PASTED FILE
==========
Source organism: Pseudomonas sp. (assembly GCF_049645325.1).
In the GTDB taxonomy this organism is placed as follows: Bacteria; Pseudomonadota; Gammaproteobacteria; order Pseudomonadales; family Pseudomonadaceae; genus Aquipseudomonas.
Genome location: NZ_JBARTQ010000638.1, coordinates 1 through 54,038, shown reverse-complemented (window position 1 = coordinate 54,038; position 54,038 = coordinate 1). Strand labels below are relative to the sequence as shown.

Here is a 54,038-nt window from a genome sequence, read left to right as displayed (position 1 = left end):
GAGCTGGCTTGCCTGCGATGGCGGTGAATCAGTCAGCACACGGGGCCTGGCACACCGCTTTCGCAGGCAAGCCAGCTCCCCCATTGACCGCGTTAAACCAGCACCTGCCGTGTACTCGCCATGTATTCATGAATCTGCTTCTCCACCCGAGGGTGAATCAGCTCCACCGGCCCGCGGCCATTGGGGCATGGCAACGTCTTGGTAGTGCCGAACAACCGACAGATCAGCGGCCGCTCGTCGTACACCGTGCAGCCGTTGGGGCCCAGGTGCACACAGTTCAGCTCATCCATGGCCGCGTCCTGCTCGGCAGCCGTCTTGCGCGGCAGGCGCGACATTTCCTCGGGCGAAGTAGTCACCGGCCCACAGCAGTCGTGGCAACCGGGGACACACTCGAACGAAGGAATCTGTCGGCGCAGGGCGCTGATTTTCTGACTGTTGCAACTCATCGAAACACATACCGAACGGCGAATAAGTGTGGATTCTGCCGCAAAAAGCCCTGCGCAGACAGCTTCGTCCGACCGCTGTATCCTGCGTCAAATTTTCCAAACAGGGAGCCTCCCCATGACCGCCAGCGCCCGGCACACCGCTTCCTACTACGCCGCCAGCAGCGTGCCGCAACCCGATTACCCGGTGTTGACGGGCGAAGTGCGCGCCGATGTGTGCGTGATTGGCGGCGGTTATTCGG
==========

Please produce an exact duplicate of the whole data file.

Source organism: Pseudomonas sp. (assembly GCF_049645325.1).
In the GTDB taxonomy this organism is placed as follows: Bacteria; Pseudomonadota; Gammaproteobacteria; order Pseudomonadales; family Pseudomonadaceae; genus Aquipseudomonas.
Genome location: NZ_JBARTQ010000638.1, coordinates 1 through 54,038, shown reverse-complemented (window position 1 = coordinate 54,038; position 54,038 = coordinate 1). Strand labels below are relative to the sequence as shown.

Here is a 54,038-nt window from a genome sequence, read left to right as displayed (position 1 = left end):
GAGCTGGCTTGCCTGCGATGGCGGTGAATCAGTCAGCACACGGGGCCTGGCACACCGCTTTCGCAGGCAAGCCAGCTCCCCCATTGACCGCGTTAAACCAGCACCTGCCGTGTACTCGCCATGTATTCATGAATCTGCTTCTCCACCCGAGGGTGAATCAGCTCCACCGGCCCGCGGCCATTGGGGCATGGCAACGTCTTGGTAGTGCCGAACAACCGACAGATCAGCGGCCGCTCGTCGTACACCGTGCAGCCGTTGGGGCCCAGGTGCACACAGTTCAGCTCATCCATGGCCGCGTCCTGCTCGGCAGCCGTCTTGCGCGGCAGGCGCGACATTTCCTCGGGCGAAGTAGTCACCGGCCCACAGCAGTCGTGGCAACCGGGGACACACTCGAACGAAGGAATCTGTCGGCGCAGGGCGCTGATTTTCTGACTGTTGCAACTCATCGAAACACATACCGAACGGCGAATAAGTGTGGATTCTGCCGCAAAAAGCCCTGCGCAGACAGCTTCGTCCGACCGCTGTATCCTGCGTCAAATTTTCCAAACAGGGAGCCTCCCCATGACCGCCAGCGCCCGGCACACCGCTTCCTACTACGCCGCCAGCAGCGTGCCGCAACCCGATTACCCGGTGTTGACGGGCGAAGTGCGCGCCGATGTGTGCGTGATTGGCGGCGGTTATTCGG